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Re: New Deck or Upgrade
« Reply #35 on: November 04, 2009, 05:58:30 PM »
Hi Francisco:

Thanks for the info.  I learn something everyday.  I remember 741 vividly because it was used in one of my EE classes lecture and do remember professor raving about how many trasnsistors they stuffed in the tiny chip - back in 1975.

Hi Brian:

Your friend's 3M M79 must be one special machine.  As for pure sonic comparison A80RC in properly working condition has to be one of the top choices but I would love to hear the 3M M79 someday - perhaps before I die...

BTW, as I read on the latest issue of Stereophile magzine that the Abbey Road studio engineers compared all available master recorders for their remastering of the Beatles work and had selected a Studer - my guess (and hope) is that it was a A80RC Mk II.
Ki Choi

Offline mikel

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Re: New Deck or Upgrade
« Reply #36 on: November 04, 2009, 07:35:23 PM »

BTW, as I read on the latest issue of Stereophile magzine that the Abbey Road studio engineers compared all available master recorders for their remastering of the Beatles work and had selected a Studer - my guess (and hope) is that it was a A80RC Mk II.

here is a list of Studer RTR decks Abby Road Studios would choose from;

http://www.abbeyroad.co.uk/_static_files/pdf/Abbey_Road_Mastering_Room_Tech_Specs.pdf

Mike Lavigne

Offline Studer Fool

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Re: New Deck or Upgrade
« Reply #37 on: November 04, 2009, 10:12:26 PM »
Brian states, that his colleague states:
"I think the so-so Studer electronics mask any differences.
My colleague can't wait to replace the A80 in the studio, calls it a "fog machine" and claims all the A series have sonically mediocre electronics in his experience"

Humm, sounds like his A80 (is it an RC or VU??) was "rode hard and put-away wet" to use US cowboy parlance!  Has the A80 been re-capped?  These machines are notorious for needing all of their electrolytics replaced by this time.  Also the transport condition matters!  How's the capstan?  Is in need of a rebuild?  Is the capstan shaft all worn and shiny where the tape passes by?  How are the transport bearings?  Is it time for a major bearing replacement & overhaul?  All these things will contribute to foggy sound.  This is often the case with the A series Studers as the parts (& work) are very expensive, so very typically they do not get done, and the machine is just passed along, as such Studers will just keep on playing and playing in spite of the neglect.  They are made to do that, but should not be judged sonically on that basis.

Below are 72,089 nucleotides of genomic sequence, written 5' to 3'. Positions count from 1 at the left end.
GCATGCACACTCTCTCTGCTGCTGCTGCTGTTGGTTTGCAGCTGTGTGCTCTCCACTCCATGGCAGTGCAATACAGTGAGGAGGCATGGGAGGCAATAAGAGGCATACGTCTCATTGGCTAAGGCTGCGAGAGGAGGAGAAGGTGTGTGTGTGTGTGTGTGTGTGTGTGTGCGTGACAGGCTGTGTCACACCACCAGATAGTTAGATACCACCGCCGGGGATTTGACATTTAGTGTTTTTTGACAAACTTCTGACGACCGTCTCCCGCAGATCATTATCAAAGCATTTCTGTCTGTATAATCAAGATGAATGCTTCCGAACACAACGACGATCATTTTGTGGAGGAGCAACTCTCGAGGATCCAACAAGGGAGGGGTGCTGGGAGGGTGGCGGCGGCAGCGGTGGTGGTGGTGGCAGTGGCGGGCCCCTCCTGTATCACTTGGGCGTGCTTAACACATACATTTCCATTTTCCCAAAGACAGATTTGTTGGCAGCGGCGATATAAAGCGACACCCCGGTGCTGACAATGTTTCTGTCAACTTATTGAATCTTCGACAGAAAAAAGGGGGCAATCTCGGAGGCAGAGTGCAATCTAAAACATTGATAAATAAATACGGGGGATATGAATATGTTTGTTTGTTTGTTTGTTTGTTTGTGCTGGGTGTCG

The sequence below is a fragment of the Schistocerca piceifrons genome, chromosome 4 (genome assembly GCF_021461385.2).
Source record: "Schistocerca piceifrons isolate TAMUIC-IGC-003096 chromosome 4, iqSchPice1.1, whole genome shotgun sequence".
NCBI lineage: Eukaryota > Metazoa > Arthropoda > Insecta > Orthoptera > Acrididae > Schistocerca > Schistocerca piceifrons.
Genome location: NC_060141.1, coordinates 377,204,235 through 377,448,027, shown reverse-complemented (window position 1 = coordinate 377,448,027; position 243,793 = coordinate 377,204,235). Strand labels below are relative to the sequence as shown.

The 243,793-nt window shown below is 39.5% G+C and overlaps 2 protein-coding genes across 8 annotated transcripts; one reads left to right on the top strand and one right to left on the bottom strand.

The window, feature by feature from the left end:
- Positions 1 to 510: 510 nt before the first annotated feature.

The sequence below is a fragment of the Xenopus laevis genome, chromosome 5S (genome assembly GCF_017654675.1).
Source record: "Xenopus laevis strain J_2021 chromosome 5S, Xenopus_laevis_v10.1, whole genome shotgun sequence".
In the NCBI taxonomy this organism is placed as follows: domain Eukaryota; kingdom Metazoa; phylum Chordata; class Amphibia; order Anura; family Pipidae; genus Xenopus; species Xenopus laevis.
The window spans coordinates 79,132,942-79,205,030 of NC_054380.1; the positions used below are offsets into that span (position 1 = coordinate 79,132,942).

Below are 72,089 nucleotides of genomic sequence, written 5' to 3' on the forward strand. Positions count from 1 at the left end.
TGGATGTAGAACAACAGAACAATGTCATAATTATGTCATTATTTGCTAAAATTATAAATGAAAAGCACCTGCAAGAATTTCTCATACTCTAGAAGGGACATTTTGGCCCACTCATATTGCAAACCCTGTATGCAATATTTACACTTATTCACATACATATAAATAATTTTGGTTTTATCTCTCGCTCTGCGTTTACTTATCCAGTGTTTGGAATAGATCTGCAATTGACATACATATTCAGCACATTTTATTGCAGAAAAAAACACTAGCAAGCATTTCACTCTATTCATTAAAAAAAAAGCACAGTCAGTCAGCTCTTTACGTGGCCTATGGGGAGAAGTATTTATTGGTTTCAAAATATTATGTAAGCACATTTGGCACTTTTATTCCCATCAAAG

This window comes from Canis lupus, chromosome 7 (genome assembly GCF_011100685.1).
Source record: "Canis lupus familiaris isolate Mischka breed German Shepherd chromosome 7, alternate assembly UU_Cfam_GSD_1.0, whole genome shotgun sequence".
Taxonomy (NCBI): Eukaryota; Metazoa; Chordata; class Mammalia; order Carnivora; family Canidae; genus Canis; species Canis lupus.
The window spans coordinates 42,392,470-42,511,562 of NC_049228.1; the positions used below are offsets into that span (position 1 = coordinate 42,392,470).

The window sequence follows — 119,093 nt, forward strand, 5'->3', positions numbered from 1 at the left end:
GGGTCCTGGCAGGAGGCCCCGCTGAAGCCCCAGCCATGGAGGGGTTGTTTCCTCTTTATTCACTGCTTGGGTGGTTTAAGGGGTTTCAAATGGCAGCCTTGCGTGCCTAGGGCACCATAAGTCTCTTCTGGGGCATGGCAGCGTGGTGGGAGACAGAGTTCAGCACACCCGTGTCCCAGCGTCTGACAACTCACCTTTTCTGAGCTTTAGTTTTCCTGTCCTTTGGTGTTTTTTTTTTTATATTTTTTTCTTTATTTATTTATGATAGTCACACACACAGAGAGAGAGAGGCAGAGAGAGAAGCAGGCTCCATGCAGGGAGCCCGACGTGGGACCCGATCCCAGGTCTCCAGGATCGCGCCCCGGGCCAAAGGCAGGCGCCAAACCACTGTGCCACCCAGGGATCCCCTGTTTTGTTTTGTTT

Imagine someone tells you that their Maserati is sluggish, with slow handling, compared to their DeLorean?  Makes you wonder right?

Yes, the A80VU is ripe for audiophile electronics, 'cause the transport is that good.  At least Mark Levinson thought so.  (and I plot such schemes myself) 

BUT, ah, that mine ear should be offended by nothing less than any model Studer in tip-top shape, ....then life would truly be very, very good indeed!

-cdw
Christopher D. Wait
Charter Subscriber SN# 026
Studer A80-VU & Studer A80-RC (and Doc's lovingly modified Ampex 934 with Seduction Tape Head Preamp Combo!)

Offline Ki Choi

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Re: New Deck or Upgrade
« Reply #38 on: November 05, 2009, 12:06:02 AM »
Hi Mike:

After seeing the list of analog machines, I change my mind...  Abbey Road must have used the 1/2" Studer A820 to remaster the Beatles CD set!

Hi Christopher:

Well said.  I have learned that the Studer bearings will dry out even without use over long time.  Sub-par bearings in the tape path would certainly smear the music.

The Mark Levinson ML5 is based on Studer A80RC.
Ki Choi

Offline Brian C.

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Re: New Deck or Upgrade
« Reply #39 on: November 05, 2009, 03:50:12 AM »
Well folks, I have had an opportunity to "interrogate" my friend and think I can now discern why there is a disparity of opinion.